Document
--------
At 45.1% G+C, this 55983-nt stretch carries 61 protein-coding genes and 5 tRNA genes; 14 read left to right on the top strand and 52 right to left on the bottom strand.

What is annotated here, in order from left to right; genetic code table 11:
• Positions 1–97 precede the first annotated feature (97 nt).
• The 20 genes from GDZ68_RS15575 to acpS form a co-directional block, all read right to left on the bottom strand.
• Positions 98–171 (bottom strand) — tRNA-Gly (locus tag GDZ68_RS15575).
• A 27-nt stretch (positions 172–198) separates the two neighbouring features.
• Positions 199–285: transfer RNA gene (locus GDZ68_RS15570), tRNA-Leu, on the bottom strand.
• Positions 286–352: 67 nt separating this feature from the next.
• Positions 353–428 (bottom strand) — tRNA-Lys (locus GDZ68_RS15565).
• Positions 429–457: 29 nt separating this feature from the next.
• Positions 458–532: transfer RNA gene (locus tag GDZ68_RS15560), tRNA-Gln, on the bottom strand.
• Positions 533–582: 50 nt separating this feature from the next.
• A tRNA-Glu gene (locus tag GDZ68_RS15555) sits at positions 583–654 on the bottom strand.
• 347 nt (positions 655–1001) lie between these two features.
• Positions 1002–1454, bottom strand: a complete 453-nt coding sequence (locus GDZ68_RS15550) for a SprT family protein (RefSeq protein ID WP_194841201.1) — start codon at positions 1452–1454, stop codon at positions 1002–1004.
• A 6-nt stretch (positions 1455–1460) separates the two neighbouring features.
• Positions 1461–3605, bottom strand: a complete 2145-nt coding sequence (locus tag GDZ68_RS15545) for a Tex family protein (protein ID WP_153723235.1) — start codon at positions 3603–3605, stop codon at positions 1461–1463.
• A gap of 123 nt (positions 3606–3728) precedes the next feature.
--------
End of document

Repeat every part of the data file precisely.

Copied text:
At 45.1% G+C, this 55983-nt stretch carries 61 protein-coding genes and 5 tRNA genes; 14 read left to right on the top strand and 52 right to left on the bottom strand.

What is annotated here, in order from left to right; genetic code table 11:
• Positions 1–97 precede the first annotated feature (97 nt).
• The 20 genes from GDZ68_RS15575 to acpS form a co-directional block, all read right to left on the bottom strand.
• Positions 98–171 (bottom strand) — tRNA-Gly (locus tag GDZ68_RS15575).
• A 27-nt stretch (positions 172–198) separates the two neighbouring features.
• Positions 199–285: transfer RNA gene (locus GDZ68_RS15570), tRNA-Leu, on the bottom strand.
• Positions 286–352: 67 nt separating this feature from the next.
• Positions 353–428 (bottom strand) — tRNA-Lys (locus GDZ68_RS15565).
• Positions 429–457: 29 nt separating this feature from the next.
• Positions 458–532: transfer RNA gene (locus tag GDZ68_RS15560), tRNA-Gln, on the bottom strand.
• Positions 533–582: 50 nt separating this feature from the next.
• A tRNA-Glu gene (locus tag GDZ68_RS15555) sits at positions 583–654 on the bottom strand.
• 347 nt (positions 655–1001) lie between these two features.
• Positions 1002–1454, bottom strand: a complete 453-nt coding sequence (locus GDZ68_RS15550) for a SprT family protein (RefSeq protein ID WP_194841201.1) — start codon at positions 1452–1454, stop codon at positions 1002–1004.
• A 6-nt stretch (positions 1455–1460) separates the two neighbouring features.
• Positions 1461–3605, bottom strand: a complete 2145-nt coding sequence (locus tag GDZ68_RS15545) for a Tex family protein (protein ID WP_153723235.1) — start codon at positions 3603–3605, stop codon at positions 1461–1463.
• A gap of 123 nt (positions 3606–3728) precedes the next feature.